Leaving the United States always make clear our paltry notions of history and tradition.  In America ‘tradition’ is something we did as a child, or perhaps, if we are very engaged, something our grandparents did.  In recent fights over church polities and policies, denominations in the US use terms such as ‘unity of the church’ when they refer to an organization – their denomination – that was formed in the early 1980s.  

    In a place like Italy, even your average church on the corner of some obscure street in town, will likely understand their tradition to extend back some seven or eight hundred years.  This vast sense of time changes one’s perspective on so many things; and there is constant reminder this different view, for ancient time is written in the very stones and contents of the church buildings themselves.  

    The picture below is of the incredible cathedral in Florence.  This current building is the ‘new’ cathedral, the planning for which began in the late 1200s.  Yet the amazing marble exterior of the church is only just over 100 years old, being finally completed in 1906.  This is the fourth exterior of the church.

    One of the things we learned about the cathedral is that there have been so many changes to the interior and exterior of the building over the centuries, as theology, aesthetics, materials, disasters, and just general wear, have come and gone, that they have built a huge museum whose entire collection consists solely of items that have come out of the church over the years.  This collection is so massive that it constitutes the second largest collection of Christian religious materials in the world.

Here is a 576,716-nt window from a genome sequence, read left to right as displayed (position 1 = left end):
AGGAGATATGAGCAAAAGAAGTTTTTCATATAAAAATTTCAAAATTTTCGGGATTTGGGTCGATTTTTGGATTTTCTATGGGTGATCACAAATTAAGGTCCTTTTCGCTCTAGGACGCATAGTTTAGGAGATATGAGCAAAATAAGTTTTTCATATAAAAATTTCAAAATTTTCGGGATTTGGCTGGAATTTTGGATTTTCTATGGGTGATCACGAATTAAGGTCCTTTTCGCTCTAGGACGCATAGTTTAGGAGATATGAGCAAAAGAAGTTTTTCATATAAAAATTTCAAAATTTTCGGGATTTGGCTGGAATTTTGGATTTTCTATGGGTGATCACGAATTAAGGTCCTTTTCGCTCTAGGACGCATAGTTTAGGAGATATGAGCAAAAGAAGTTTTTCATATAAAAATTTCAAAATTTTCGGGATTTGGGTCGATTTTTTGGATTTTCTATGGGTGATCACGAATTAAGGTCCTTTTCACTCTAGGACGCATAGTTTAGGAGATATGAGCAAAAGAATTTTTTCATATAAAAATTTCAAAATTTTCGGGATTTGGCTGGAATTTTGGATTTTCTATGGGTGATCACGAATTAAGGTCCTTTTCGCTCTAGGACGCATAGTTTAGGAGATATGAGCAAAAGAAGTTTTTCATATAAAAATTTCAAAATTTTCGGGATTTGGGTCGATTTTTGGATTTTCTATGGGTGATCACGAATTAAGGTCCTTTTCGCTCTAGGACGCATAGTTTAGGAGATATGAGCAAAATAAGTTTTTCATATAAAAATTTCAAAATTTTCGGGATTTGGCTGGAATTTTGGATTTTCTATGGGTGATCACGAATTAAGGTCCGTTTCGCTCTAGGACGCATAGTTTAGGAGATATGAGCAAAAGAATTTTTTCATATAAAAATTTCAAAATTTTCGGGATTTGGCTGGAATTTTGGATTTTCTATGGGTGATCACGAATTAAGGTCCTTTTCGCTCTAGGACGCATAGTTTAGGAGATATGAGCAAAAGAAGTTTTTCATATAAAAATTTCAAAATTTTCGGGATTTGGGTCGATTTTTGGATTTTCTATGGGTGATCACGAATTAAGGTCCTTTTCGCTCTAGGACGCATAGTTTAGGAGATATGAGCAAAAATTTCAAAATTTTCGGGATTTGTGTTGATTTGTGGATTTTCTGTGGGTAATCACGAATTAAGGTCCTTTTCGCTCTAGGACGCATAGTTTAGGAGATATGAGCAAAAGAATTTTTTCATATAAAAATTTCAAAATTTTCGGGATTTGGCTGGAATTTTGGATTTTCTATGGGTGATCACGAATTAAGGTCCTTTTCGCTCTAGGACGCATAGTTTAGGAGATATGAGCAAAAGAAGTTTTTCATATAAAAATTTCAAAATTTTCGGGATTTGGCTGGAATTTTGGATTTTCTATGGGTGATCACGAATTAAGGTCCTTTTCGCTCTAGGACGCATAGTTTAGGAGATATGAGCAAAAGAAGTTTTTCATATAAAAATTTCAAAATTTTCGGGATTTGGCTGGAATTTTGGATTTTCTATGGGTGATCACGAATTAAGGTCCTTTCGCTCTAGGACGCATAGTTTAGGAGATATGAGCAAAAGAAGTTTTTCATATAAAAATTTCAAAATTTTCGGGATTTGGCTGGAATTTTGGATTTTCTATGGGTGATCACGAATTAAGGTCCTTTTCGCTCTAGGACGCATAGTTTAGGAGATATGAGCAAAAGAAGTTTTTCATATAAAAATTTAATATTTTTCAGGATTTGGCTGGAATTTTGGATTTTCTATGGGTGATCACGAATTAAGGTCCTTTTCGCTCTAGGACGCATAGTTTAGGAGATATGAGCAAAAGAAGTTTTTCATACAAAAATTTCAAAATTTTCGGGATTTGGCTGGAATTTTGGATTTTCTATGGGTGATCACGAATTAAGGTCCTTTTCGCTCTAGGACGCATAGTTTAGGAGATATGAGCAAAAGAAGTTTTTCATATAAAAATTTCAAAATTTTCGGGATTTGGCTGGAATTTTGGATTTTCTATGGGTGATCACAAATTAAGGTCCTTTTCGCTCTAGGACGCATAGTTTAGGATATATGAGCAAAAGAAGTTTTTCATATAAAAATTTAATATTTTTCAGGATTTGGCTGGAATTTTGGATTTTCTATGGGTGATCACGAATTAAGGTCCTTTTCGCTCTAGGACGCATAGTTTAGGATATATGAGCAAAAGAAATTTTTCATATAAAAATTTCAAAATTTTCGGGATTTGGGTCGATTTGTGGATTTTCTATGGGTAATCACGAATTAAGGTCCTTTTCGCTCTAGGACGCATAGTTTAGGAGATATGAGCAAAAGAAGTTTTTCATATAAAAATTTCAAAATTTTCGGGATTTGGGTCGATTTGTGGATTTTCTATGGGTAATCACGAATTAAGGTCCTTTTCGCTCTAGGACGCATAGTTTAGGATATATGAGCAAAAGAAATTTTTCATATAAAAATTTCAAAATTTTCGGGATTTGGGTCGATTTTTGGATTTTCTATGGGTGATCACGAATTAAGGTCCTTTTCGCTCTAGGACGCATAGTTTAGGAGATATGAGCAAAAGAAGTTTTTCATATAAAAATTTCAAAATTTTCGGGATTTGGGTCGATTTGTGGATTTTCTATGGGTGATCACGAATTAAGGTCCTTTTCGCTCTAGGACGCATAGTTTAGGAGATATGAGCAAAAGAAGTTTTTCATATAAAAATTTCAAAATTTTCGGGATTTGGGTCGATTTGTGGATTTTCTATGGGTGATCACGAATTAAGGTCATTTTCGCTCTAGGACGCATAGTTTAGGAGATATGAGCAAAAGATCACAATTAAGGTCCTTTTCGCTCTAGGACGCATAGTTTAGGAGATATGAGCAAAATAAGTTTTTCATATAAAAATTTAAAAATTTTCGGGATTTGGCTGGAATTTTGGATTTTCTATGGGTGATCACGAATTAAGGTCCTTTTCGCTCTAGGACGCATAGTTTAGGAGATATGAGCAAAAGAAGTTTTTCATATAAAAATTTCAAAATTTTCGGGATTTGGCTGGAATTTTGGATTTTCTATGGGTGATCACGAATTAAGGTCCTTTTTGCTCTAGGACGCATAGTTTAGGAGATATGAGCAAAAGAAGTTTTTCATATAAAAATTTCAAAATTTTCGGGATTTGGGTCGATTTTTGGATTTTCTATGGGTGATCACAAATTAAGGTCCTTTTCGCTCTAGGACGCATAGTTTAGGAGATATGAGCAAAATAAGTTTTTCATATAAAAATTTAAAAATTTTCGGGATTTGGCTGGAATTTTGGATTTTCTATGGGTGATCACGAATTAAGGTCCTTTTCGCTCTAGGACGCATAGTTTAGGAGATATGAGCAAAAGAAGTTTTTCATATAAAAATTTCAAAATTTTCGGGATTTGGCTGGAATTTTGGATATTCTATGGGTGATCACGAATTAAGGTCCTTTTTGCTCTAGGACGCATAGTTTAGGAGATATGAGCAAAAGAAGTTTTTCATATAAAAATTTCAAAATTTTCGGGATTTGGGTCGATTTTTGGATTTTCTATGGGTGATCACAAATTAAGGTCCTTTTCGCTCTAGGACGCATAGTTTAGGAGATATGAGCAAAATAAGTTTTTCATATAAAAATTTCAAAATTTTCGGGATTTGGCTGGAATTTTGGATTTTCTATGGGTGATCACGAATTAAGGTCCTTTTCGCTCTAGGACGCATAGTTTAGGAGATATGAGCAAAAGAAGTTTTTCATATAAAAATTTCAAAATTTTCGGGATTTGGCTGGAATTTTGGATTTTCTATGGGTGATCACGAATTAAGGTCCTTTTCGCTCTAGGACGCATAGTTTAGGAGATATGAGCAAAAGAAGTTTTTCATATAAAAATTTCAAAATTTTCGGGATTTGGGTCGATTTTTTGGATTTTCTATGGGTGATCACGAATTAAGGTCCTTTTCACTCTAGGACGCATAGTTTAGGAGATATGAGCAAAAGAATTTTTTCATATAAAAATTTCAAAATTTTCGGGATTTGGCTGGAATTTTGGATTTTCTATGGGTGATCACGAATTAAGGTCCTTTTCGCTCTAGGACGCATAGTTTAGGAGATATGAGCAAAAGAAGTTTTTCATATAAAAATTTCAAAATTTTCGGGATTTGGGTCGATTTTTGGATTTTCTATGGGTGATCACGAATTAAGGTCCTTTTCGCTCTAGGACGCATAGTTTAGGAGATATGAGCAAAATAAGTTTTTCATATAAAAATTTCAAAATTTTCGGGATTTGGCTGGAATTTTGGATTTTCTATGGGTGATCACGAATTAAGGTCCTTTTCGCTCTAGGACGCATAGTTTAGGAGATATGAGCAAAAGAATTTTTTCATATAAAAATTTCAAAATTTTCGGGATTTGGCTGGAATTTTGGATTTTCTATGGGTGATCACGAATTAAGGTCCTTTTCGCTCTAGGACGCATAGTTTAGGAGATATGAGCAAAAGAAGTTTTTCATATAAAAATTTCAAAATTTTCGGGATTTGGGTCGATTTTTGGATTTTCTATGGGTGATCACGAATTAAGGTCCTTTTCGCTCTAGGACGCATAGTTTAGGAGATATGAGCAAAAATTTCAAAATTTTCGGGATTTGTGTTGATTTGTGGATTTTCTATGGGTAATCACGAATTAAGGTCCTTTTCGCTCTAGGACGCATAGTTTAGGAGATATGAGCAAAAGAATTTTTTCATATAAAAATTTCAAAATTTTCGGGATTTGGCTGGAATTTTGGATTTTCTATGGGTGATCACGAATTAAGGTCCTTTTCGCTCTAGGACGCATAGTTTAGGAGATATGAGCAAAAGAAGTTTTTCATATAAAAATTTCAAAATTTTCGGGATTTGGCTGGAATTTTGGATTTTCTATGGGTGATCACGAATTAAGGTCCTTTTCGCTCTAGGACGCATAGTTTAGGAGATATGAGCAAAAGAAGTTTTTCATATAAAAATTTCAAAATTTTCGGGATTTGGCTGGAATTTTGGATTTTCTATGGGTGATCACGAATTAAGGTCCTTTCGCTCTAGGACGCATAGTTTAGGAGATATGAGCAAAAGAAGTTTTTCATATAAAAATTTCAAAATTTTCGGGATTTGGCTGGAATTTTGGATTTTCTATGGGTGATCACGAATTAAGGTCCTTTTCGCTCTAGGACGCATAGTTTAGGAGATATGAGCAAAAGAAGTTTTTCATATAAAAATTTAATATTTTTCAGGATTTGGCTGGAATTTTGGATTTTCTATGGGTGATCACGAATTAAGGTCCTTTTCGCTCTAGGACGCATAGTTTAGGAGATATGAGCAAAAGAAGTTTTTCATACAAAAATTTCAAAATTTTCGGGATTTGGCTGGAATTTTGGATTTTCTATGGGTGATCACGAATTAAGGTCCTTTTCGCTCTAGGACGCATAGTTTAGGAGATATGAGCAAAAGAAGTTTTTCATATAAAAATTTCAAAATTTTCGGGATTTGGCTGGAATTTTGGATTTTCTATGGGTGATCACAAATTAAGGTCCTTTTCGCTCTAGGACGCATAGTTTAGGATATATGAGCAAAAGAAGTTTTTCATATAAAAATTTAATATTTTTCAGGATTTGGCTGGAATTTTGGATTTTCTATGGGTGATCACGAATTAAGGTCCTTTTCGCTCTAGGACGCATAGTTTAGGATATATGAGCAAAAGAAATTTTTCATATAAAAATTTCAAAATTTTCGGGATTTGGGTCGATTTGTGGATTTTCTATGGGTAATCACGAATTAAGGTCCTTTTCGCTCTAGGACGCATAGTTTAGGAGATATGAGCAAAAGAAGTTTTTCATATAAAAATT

These changes in church decor consist not only of what might be considered obvious things like statues, paintings, and alter adornments, but apply even to items like frescos – painted plaster walls – which, when there is a desire to portray the stories of the faith in a new way, are peeled off the walls (I’m really not sure how this is even technically possible, but we saw them, so I know it can be done), and plastered onto new walls in the museum or some other building around the city, to make way for the next set of wall adornments.  

    I believe that this vast sense of historical time can provide valuable spiritual lessons.  When every stone in your church has been replaced at some point in the church’s history.  When you gaze upon the sanctuary and see a mix of art that spans half a millennium, as well as parts of the building that are cracking and falling apart, awaiting the next round of renovation, I believe you can begin to not only experience a sense of spiritual detachment, but also a deep sense of humility at one’s own smallness and the vastness of the universe and God.  

    Sweeping perspective can also allow us to be less anxious about the present problems of our day.  When we were in the church whose photo I posted on FB yesterday, which dates to the 900s, I imagined a conversation between someone from that community and someone very distressed about our current world.  ‘Yes, times are challenging now,’ would come the reply, ‘the plague of 1386 was very hard too, half the city died, and we found our way through that.  We will move through this as well.’